Biopharmaceutical companies, government agencies, academic institutions and non-profits located world-wide have mobilized in an unprecedented effort to develop interventions that are effective against SARS-CoV-2, the virus that causes COVID-19. This global pandemic, however, affects people of all ages and every health status. As a consequence, we need a wide array of medicines, as well as vaccines, to ensure the right intervention is given to the right person. And we need these interventions as quickly as possible.
In Part 1 of ‘Coronavirus in the crosshairs’, we focused on early clinical studies for small molecule drugs that were re-purposed, i.e., drugs that were already approved or in clinical studies for another disease, but were tested for efficacy in COVID-19 patients. In Part 2 of this series, we focus on vaccines currently in clinical study. Part 3 will focus on the use of anti-SARS-CoV-2 polyclonal antibodies found in convalescent plasma as a treatment for COVID-19, and Part 4 will examine efforts to quickly discover anti-SARS-CoV-2 antibody therapeutics.
Vaccines in preclinical and clinical development
The World Health Organization has compiled a list of SARS-CoV-2 vaccine initiatives that, as of March 20, 2020, included 42 vaccines in preclinical development and 2 vaccines in human Phase 1 studies, National Institutes of Health (NIH)/Moderna’s mRNA-1273 vaccine and CanSino Biological Inc./Beijing Institute of Biotechnology’s adenovirus Type 5 vector (Ad5-nCoV) vaccine.
In addition, the Regulatory Affairs Professionals Society is maintaining the Regulatory Focus COVID-19 Tracker, which is a resource for information on COVID-19 vaccine development that is updated weekly.
mRNA-1273 vaccine candidate
mRNA-1273 is a novel lipid nanoparticle-encapsulated mRNA-based vaccine that encodes for a full-length, prefusion stabilized spike protein of SARS-CoV-2. The vaccine candidate has shown promise in animal models. Manufacturing of mRNA-1273 for the Phase 1 study (NCT04283461) was supported by the Coalition for Epidemic Preparedness Innovations. On March 16, 2020, NIH announced the study, which will assess the safety and immunogenicity of mRNA-1273, had started. A total of 45 adults between the ages of 18 to 55 years will be enrolled, and the estimated primary completion date of the study is June 1, 2021. According to the protocol, however, the immunogenicity data will start being collected by mid-May 2020. Moderna announced on March 23, 2020 that, under emergency use, a vaccine could be available to some people, possibly including healthcare professionals, in the fall of 2020, although a commercially-available vaccine is not likely to be available for at least 12-18 months.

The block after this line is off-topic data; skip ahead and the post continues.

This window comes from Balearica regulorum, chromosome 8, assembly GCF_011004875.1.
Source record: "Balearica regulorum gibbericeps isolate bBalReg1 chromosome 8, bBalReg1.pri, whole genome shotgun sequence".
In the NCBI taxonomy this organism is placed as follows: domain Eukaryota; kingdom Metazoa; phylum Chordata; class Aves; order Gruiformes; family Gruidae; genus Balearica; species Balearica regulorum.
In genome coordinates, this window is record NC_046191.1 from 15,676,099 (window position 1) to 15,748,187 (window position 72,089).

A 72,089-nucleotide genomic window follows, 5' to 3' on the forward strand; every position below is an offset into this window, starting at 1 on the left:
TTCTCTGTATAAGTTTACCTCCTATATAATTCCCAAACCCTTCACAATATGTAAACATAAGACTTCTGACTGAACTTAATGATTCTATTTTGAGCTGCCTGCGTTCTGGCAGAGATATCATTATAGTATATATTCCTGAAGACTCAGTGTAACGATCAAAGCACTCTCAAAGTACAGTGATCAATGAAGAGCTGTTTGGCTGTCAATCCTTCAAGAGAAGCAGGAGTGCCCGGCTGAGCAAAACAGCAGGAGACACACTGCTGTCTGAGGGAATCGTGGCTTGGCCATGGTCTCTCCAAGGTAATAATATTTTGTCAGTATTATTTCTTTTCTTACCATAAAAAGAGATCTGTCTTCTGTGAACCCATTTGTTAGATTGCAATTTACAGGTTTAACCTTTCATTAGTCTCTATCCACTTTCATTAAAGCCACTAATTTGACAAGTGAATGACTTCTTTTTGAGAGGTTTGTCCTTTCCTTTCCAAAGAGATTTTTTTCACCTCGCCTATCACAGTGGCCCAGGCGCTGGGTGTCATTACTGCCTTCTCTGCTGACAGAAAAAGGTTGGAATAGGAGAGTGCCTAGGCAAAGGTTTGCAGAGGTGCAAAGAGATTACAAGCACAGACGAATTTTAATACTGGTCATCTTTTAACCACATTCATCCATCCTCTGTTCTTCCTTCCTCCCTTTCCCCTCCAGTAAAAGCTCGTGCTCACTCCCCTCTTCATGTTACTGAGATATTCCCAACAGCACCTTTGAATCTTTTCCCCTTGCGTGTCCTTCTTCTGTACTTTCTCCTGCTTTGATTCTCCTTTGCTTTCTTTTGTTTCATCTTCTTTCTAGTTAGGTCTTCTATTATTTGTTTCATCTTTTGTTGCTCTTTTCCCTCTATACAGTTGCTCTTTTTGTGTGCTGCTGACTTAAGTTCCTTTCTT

Enrollment will occur at the Kaiser Permanente Washington Health Research Institute. Forty-five healthy adults will be administered one of three doses (25 microgram [mcg], 100 mcg, 250 mcg). They will receive an intramuscular injection of mRNA-1273 on Days 1 and 29 in the deltoid muscle, and will be followed through 12 months post second vaccination (Day 394). The first four participants will receive one injection with the low dose, and the next four participants will receive the 100 mcg dose. Investigators will review safety data before vaccinating the remaining participants in the 25 and 100 mcg dose groups and before participants receive their second vaccinations. Another safety review will be done before participants are enrolled in the 250 mcg cohort. Follow-up visits will occur 1, 2 and 4 weeks post each vaccination, as well as 3, 6 and 12 months post second vaccination.
The primary objective is to evaluate the safety and reactogenicity and the secondary objective is to evaluate the immunogenicity as measured by IgG ELISA to the 2019-nCoV S protein following a 2-dose vaccination schedule of mRNA-1273 at Day 57.
Ad5-nCoV vaccine candidate
On March 17, 2020, CanSino Biologics Inc. announced that its recombinant novel coronavirus vaccine Ad5-nCoV, co-developed with Beijing Institute of Biotechnology, has been approved to enter into a Phase 1 clinical trial. The Phase 1 ChiCTR2000030906 study was listed as recruiting patients when its record was accessed March 23, 2020; NCT04313127 is assumed to be the same study.
The single-center, open and dose-escalation Phase 1 clinical trial will evaluate Ad5-nCoV in healthy adults aged between 18 and 60 years. Three doses will be evaluated, with a total of 108 patients (36 per study arm) receiving a low (5E10 vp Ad5-nCoV), medium (1E11 vp Ad5-nCoV) or high (1.5E11vp Ad5-nCoV) dose of vaccine. Various types of antibody responses will be measured at Day 14, 28, and months 3 and 6 post injection.
Other vaccine candidates
Clinical studies of two additional vaccine candidates, Covid-19 aAPC Vaccine and Covid-19 Synthetic Minigene Vaccine, are listed on clinicaltrials.gov as recruiting patients (NCT04299724 and NCT04276896, respectively), although the status of these initiatives could not be confirmed as of March 23, 2020. Both vaccine candidates are sponsored by Shenzhen Geno-Immune Medical Institute, Shenzhen Third People’s Hospital, and Shenzhen Second People’s Hospital.
Coronavirus image from: CDC/ Alissa Eckert, MS; Dan Higgins, MAMS